Investment Giants Vote Against Shareholder Climate Resolutions

Investment giants BlackRock and Vanguard, along with other Wall Street’s largest asset management companies, failed to live up to their climate commitments after opposing shareholder climate resolutions of the risk mitigation.

According to a report from The Guardian, influential firms like BlackRock and Vanguard had repeatedly voted against 16 climate-critical shareholder resolutions, which would have given the measures majority support.

“The climate crisis is well upon us, and leading investors are stepping up to press fossil-fuel-dependent companies to align their strategies to the goals of the Paris agreement but some of the largest US investment companies are severely lagging,” said Eli Kasargod-Staub, Executive Director of issue-advocacy organization Majority Action.

“Blackrock and Vanguard have been using their shareholder voting power to undermine, rather than support, investor action on climate, including opposing every one of the resolutions proposed by the $34tn Climate Action 100+ coalition, calling for significant board room reform in response to its failure to act on climate change,” he added.

To date, Vanguard Group and BlackRock stand as two of the world’s largest asset-management companies with more than $6tn under management and $5.2tn respectively. In 2017 both companies voted against ExxonMobil, one of the world’s largest oil and gas corporation, to report on climate change.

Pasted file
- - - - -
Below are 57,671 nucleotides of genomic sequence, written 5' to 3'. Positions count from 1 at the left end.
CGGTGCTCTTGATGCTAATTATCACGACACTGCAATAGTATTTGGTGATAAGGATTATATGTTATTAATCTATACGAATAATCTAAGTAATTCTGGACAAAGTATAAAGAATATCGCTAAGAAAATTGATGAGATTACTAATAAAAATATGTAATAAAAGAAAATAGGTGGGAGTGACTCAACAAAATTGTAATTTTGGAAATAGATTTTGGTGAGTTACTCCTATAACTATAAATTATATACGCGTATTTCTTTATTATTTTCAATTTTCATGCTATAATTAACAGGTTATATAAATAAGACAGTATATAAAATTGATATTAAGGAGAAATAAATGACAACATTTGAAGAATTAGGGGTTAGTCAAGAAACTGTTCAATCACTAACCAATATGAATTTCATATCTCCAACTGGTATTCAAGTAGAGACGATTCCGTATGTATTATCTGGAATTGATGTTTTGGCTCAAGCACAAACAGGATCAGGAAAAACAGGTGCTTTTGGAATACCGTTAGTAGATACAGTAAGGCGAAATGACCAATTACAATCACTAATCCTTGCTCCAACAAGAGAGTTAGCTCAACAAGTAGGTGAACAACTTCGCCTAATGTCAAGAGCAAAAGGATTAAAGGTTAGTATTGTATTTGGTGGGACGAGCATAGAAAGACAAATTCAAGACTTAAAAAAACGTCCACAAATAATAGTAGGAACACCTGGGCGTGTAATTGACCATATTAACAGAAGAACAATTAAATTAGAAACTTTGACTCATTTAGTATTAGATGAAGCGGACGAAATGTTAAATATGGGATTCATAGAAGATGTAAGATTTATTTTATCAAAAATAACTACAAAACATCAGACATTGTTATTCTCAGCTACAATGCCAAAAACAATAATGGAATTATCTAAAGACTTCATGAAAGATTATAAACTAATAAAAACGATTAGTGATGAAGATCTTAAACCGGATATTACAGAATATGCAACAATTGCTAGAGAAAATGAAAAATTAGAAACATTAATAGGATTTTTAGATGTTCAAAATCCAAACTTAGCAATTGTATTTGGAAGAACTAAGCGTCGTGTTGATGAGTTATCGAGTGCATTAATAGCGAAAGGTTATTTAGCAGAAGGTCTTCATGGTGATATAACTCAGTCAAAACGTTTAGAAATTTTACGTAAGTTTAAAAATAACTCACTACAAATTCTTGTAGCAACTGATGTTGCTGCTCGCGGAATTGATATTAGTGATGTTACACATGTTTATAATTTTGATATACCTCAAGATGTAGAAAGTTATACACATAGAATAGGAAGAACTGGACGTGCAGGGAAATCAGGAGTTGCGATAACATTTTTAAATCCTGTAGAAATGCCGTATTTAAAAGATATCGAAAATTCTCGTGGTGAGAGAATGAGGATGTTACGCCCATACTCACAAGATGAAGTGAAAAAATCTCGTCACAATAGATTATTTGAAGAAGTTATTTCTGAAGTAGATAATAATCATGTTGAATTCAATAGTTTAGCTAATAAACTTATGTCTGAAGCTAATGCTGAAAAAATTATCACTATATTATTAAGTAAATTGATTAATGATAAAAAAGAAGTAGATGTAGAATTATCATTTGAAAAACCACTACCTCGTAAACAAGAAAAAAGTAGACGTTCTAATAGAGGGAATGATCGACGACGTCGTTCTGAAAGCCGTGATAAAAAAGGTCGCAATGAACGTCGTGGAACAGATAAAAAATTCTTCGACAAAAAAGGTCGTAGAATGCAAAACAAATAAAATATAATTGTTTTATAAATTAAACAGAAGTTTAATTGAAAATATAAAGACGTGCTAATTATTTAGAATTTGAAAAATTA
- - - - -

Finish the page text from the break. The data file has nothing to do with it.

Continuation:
In April, Blackrock released a report focusing on climate change as a type of risk “investors can’t ignore.” Meanwhile, Vanguard publishes a yearly “investment stewardship” report, which presents the company’s steps towards sustainable investing.

In a statement sent to The Guardian, Blackrock explained that the company remains faithful to its climate commitment. However, it emphasized that it is wrongful to blindly vote for proposals without regard for their effects.

“We have the largest investment stewardship team in the industry and engage with companies even in the absence of shareholder proposals,” the company wrote.

“We support shareholder proposals that we believe will enhance the value of our clients’ investments. But not all shareholder proposals are created equal, and it would be wrong to equate good governance with voting against management without regard for a proposal’s impact.”